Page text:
"Let us eat and drink; for tomorrow we shall die" is the reckless cry of men who know there is danger ahead, but are determined to have their fling before it arrives. The Apostle Paul quoted these words in 1 Corinthians 15: 32, showing that if this transient life were all, and there were no resurrection of the dead, such a reckless attitude might be justified. We have come to an age in the world's history when men are aware of awful dangers ahead, and with no real faith in the resurrection world, this ancient saying is in control of their lives. With no fear of God before their eyes, millions are determined to get all the pleasure possible out of life with the hope that death ends all. We are to be marked by a spirit which is exactly the opposite of this, and to be always abounding in the work of the Lord, knowing that there is the resurrection world, and that our labour is not in vain in the Lord.
Let us also remember that in an emergency it would be quite natural for us to do in principle what Israel was doing, as the enemy threatened them. They adopted what looked like wise military strategy instead of turning to God, which would have involved weeping, sackcloth and repentance, such as marked Nineveh in Jonah's day. The flesh in us would prefer policy, that appears so wise, rather than penitence, that costs so much to our pride.
This thought is emphasised by the episode regarding Shebna and Eliakim, recorded at the end of the chapter. Shebna was a man with much riches passing through his hand for he was the treasurer. Thus he had distinction in this life and building for himself "a sepulchre on high," he desired to perpetuate his memory when his life was over. Self-exaltation was evidently his aim. He was rejected, and God would dispossess him so effectively that the chariots of his glory would turn out to be the shame of his lord's house, as we see at the end of verse 18.
Shebna then was rejected and Eliakim, whose name appears to mean, "God is setting up," was to take his place. This transfer actually took place during the reign of Hezekiah, according to the word of the prophet, but we see in it a parable of what will take place at the end of the age, when the self-exalting "man of sin" will be violently turned and tossed to destruction, and the once rejected Christ shall be exalted and established. Of Him Eliakim, in this incident, was a faint type.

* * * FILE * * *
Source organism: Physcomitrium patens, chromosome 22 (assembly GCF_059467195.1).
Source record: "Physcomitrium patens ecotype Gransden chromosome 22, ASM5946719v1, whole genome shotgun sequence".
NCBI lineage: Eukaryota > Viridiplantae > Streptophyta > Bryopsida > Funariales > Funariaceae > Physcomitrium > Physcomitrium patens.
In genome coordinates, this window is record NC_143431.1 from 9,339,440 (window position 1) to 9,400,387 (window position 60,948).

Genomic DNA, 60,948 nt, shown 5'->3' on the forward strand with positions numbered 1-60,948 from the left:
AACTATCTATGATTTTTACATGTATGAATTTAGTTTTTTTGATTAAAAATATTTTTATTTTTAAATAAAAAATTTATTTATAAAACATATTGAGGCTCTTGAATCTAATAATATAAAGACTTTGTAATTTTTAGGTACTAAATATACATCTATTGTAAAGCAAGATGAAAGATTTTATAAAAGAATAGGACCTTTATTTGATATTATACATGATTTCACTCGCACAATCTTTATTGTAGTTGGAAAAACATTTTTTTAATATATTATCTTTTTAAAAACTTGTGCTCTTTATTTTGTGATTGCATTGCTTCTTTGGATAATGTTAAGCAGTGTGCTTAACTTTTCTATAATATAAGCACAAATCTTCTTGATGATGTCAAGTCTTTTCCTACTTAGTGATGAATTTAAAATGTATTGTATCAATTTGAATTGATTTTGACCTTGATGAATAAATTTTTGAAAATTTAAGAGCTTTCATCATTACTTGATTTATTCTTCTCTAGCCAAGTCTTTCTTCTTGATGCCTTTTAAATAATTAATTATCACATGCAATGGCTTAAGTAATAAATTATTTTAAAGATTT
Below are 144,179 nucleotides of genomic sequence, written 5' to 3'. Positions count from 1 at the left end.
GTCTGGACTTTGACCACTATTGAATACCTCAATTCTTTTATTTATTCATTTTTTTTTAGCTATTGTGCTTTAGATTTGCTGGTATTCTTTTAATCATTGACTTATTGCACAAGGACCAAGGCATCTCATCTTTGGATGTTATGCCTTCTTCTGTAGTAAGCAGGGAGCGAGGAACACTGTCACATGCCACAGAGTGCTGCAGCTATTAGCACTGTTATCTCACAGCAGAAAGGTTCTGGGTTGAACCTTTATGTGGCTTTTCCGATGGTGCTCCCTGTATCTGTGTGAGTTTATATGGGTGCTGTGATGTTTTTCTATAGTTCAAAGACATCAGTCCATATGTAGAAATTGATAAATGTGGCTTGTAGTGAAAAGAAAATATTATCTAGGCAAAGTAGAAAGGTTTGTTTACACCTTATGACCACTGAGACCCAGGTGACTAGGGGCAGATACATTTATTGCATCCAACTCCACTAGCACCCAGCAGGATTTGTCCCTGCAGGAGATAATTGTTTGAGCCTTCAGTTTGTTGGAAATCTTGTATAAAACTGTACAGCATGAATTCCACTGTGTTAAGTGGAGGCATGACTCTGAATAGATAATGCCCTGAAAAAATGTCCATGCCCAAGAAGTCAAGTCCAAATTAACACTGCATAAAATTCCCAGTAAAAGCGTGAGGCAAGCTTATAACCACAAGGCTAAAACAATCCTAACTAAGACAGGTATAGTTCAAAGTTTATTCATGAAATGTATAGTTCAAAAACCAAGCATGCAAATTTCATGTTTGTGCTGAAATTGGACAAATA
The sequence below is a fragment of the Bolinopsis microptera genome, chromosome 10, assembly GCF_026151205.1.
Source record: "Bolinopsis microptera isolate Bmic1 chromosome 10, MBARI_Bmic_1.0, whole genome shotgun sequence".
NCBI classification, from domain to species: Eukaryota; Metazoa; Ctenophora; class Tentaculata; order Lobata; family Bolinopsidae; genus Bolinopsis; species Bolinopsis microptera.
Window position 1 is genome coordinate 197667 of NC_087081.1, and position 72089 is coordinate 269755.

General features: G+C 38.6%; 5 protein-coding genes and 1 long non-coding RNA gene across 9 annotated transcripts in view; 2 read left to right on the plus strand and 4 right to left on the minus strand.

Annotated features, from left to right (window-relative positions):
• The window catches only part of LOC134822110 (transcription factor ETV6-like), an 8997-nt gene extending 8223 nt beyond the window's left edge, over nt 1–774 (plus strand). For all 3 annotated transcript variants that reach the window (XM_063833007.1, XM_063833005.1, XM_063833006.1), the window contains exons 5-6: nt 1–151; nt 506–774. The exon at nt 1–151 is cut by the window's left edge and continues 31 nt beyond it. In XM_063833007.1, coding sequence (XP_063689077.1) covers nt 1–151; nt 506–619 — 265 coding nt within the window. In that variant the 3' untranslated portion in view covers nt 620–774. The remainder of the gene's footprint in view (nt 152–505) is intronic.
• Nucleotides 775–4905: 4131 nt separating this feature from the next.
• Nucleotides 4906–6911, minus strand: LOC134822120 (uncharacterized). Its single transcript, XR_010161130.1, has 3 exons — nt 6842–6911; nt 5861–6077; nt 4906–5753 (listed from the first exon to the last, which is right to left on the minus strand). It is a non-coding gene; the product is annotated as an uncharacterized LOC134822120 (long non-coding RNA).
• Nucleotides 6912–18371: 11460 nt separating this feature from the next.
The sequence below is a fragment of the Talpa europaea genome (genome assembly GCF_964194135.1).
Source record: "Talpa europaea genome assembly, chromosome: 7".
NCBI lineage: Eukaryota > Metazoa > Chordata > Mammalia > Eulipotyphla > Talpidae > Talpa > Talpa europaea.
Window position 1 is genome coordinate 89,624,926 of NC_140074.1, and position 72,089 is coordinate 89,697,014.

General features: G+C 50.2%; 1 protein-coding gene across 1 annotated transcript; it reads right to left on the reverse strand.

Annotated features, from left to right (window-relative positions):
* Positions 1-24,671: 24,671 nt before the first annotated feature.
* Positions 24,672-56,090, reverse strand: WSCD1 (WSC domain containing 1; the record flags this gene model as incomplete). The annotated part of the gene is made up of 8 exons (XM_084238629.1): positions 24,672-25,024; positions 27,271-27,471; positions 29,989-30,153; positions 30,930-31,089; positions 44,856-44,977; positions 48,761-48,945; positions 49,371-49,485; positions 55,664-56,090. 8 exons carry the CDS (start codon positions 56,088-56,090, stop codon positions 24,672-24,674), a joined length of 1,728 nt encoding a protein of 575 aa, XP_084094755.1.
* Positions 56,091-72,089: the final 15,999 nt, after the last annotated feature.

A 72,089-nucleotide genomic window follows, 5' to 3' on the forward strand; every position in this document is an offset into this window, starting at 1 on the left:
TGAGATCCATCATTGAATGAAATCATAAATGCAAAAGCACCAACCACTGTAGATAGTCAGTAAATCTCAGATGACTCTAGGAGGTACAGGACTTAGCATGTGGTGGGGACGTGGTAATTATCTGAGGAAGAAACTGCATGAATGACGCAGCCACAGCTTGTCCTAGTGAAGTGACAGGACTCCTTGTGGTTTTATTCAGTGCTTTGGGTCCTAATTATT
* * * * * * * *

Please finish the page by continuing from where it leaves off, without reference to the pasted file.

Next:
This is evident when we read Revelation 3: 7, and note how our Lord claims for Himself the very things that are said of Eliakim in verse 22 of our chapter. He it is who is worthy to have the government laid upon His shoulder not only of Jerusalem and Israel but of the whole universe. He it is who will hold the key of David and will unlock and bring to light and establish "the sure mercies of David," of which we read in Isaiah 55. Eliakim doubtless had a place of much authority under Hezekiah, but the graphic and conclusive figures, we find here, go far beyond him.
Notice three things. First, the key and the opening or shutting of the door, which no man can reverse. No such door has ever yet been found under the control of mere man. The authority and power indicated is Divine.
Second, "the nail in a sure place." What place on earth is sure? Where has such a nail been found? The nail moreover is to be "for a glorious throne to his father's house," and to have "all the glory of his father's house" hung upon him. Great statements these! They only find proper fulfilment in our Lord Jesus Christ, for indeed, not only the glory off the house of David hangs upon Him, but also the glory of God that is found in redemption.
But now, third, there comes the paradox. The nail that is fastened in the sure place is to "be removed, and be cut down and fall." Here surely we have one of those partly hidden references to the rejection and death of the Messiah, which the Old Testament furnishes. In the light of the New Testament all becomes clear. He will be manifested as the Master of every situation, and as the One upon whom everything hangs in the coming age, just because,
"By weakness and defeat
He won the meed and crown."
So in the end of our chapter we have a reference prophetically to the removal of the man of sin and the establishment of God's Man - the Son of Man - in His excellence, maintaining the glory of God and the blessing of men.
The series of burdens ends in Isaiah 23 with "The burden of Tyre." In those days this very ancient city was the great centre of trade and commerce. This is quite evident in verse 8 of our chapter. In the days of David and Solomon its kings had been very favourably disposed and helpful, but its great wealth and prosperity had wrought corruption, as seems always to be the case in this fallen world. In this chapter Isaiah predicts a period of disaster and eclipse that should come upon the city, but with some respite at the end of seventy years.
The great Nebuchadnezzar laid siege to Tyre and this is referred to in Ezekiel 29: 18, which speaks of his having "no wages" for the long years he spent over it, for the Tyrians had time to remove all their treasure. Still judgment from God did come on the proud and rich and joyous city, and her glory departed.
The comparative mildness of the burden on Tyre is accounted for, we believe, by the fact that it was not an oppressor of Israel. It presents to us a picture, not of the world as oppressing and enslaving the people of God, but as the scene of man's successful and opulent activities in forgetfulness and independence of God.
Thus, in the chapters we have been considering, we have seen the world in all its aspects, both secular and religious, brought under the judgment of God. Yet in the midst of the judgments are a few bright flashes of light, which direct our thoughts to the One in whom is found the centre of all blessing-CHRIST.
|« Previous chapter||Next chapter »|